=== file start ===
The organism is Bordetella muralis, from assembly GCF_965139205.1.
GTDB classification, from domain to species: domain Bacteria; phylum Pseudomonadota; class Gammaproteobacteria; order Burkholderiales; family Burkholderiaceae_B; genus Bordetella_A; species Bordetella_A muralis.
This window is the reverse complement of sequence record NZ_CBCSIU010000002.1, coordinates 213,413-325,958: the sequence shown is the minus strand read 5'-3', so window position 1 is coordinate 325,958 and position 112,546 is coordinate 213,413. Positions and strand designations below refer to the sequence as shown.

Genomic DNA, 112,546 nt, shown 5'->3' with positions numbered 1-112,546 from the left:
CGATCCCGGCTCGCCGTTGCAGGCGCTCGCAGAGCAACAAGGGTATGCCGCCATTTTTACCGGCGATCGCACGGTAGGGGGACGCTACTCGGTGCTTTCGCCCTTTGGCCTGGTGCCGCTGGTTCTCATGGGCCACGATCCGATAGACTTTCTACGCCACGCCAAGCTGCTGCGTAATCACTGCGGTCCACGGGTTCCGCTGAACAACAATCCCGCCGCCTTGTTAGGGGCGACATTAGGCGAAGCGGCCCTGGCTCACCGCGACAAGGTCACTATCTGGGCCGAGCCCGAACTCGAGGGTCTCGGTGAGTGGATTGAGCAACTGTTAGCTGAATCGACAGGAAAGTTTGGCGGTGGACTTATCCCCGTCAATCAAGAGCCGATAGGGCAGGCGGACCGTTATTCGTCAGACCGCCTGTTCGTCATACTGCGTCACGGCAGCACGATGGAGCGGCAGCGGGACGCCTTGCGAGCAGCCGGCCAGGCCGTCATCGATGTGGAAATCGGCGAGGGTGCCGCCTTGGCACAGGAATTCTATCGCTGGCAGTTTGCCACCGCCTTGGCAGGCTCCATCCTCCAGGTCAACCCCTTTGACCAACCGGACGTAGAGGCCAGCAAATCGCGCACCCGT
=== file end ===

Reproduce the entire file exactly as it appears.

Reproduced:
The organism is Bordetella muralis, from assembly GCF_965139205.1.
GTDB classification, from domain to species: domain Bacteria; phylum Pseudomonadota; class Gammaproteobacteria; order Burkholderiales; family Burkholderiaceae_B; genus Bordetella_A; species Bordetella_A muralis.
This window is the reverse complement of sequence record NZ_CBCSIU010000002.1, coordinates 213,413-325,958: the sequence shown is the minus strand read 5'-3', so window position 1 is coordinate 325,958 and position 112,546 is coordinate 213,413. Positions and strand designations below refer to the sequence as shown.

Genomic DNA, 112,546 nt, shown 5'->3' with positions numbered 1-112,546 from the left:
CGATCCCGGCTCGCCGTTGCAGGCGCTCGCAGAGCAACAAGGGTATGCCGCCATTTTTACCGGCGATCGCACGGTAGGGGGACGCTACTCGGTGCTTTCGCCCTTTGGCCTGGTGCCGCTGGTTCTCATGGGCCACGATCCGATAGACTTTCTACGCCACGCCAAGCTGCTGCGTAATCACTGCGGTCCACGGGTTCCGCTGAACAACAATCCCGCCGCCTTGTTAGGGGCGACATTAGGCGAAGCGGCCCTGGCTCACCGCGACAAGGTCACTATCTGGGCCGAGCCCGAACTCGAGGGTCTCGGTGAGTGGATTGAGCAACTGTTAGCTGAATCGACAGGAAAGTTTGGCGGTGGACTTATCCCCGTCAATCAAGAGCCGATAGGGCAGGCGGACCGTTATTCGTCAGACCGCCTGTTCGTCATACTGCGTCACGGCAGCACGATGGAGCGGCAGCGGGACGCCTTGCGAGCAGCCGGCCAGGCCGTCATCGATGTGGAAATCGGCGAGGGTGCCGCCTTGGCACAGGAATTCTATCGCTGGCAGTTTGCCACCGCCTTGGCAGGCTCCATCCTCCAGGTCAACCCCTTTGACCAACCGGACGTAGAGGCCAGCAAATCGCGCACCCGT